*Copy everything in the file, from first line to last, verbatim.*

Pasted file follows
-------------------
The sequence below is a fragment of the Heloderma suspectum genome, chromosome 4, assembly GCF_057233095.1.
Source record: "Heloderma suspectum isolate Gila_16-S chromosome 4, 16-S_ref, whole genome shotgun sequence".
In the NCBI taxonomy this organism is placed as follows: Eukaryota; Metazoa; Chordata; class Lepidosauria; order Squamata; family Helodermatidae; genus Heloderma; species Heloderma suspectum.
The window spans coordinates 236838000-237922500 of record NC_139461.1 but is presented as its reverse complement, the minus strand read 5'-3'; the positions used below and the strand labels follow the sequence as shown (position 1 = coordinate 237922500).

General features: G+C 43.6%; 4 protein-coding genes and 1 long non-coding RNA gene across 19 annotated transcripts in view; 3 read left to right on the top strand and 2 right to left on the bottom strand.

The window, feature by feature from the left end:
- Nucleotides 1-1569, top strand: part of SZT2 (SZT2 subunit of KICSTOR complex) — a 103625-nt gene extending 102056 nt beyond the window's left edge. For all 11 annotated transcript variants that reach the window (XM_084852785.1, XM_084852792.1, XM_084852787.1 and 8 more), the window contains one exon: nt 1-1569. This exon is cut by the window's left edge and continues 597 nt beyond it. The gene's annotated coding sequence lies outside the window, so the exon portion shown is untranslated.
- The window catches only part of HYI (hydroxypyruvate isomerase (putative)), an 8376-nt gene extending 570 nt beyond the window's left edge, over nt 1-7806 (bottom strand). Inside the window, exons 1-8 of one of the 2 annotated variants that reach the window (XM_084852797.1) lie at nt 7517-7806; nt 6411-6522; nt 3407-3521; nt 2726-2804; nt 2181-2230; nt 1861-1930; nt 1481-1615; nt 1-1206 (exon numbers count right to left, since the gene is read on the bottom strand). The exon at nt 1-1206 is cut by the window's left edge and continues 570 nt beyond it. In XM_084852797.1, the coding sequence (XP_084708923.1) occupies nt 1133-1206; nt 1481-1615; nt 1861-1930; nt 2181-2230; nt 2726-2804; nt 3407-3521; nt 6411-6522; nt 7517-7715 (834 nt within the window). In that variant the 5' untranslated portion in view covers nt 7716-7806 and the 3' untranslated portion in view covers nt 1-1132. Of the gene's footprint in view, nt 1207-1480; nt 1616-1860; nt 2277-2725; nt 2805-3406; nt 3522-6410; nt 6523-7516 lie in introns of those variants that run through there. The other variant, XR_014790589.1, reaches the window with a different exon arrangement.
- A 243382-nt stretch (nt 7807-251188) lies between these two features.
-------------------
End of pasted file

The sequence below is a fragment of the Heloderma suspectum genome, chromosome 4, assembly GCF_057233095.1.
Source record: "Heloderma suspectum isolate Gila_16-S chromosome 4, 16-S_ref, whole genome shotgun sequence".
In the NCBI taxonomy this organism is placed as follows: Eukaryota; Metazoa; Chordata; class Lepidosauria; order Squamata; family Helodermatidae; genus Heloderma; species Heloderma suspectum.
The window spans coordinates 236838000-237922500 of record NC_139461.1 but is presented as its reverse complement, the minus strand read 5'-3'; the positions used below and the strand labels follow the sequence as shown (position 1 = coordinate 237922500).

General features: G+C 43.6%; 4 protein-coding genes and 1 long non-coding RNA gene across 19 annotated transcripts in view; 3 read left to right on the top strand and 2 right to left on the bottom strand.

The window, feature by feature from the left end:
- Nucleotides 1-1569, top strand: part of SZT2 (SZT2 subunit of KICSTOR complex) — a 103625-nt gene extending 102056 nt beyond the window's left edge. For all 11 annotated transcript variants that reach the window (XM_084852785.1, XM_084852792.1, XM_084852787.1 and 8 more), the window contains one exon: nt 1-1569. This exon is cut by the window's left edge and continues 597 nt beyond it. The gene's annotated coding sequence lies outside the window, so the exon portion shown is untranslated.
- The window catches only part of HYI (hydroxypyruvate isomerase (putative)), an 8376-nt gene extending 570 nt beyond the window's left edge, over nt 1-7806 (bottom strand). Inside the window, exons 1-8 of one of the 2 annotated variants that reach the window (XM_084852797.1) lie at nt 7517-7806; nt 6411-6522; nt 3407-3521; nt 2726-2804; nt 2181-2230; nt 1861-1930; nt 1481-1615; nt 1-1206 (exon numbers count right to left, since the gene is read on the bottom strand). The exon at nt 1-1206 is cut by the window's left edge and continues 570 nt beyond it. In XM_084852797.1, the coding sequence (XP_084708923.1) occupies nt 1133-1206; nt 1481-1615; nt 1861-1930; nt 2181-2230; nt 2726-2804; nt 3407-3521; nt 6411-6522; nt 7517-7715 (834 nt within the window). In that variant the 5' untranslated portion in view covers nt 7716-7806 and the 3' untranslated portion in view covers nt 1-1132. Of the gene's footprint in view, nt 1207-1480; nt 1616-1860; nt 2277-2725; nt 2805-3406; nt 3522-6410; nt 6523-7516 lie in introns of those variants that run through there. The other variant, XR_014790589.1, reaches the window with a different exon arrangement.
- A 243382-nt stretch (nt 7807-251188) lies between these two features.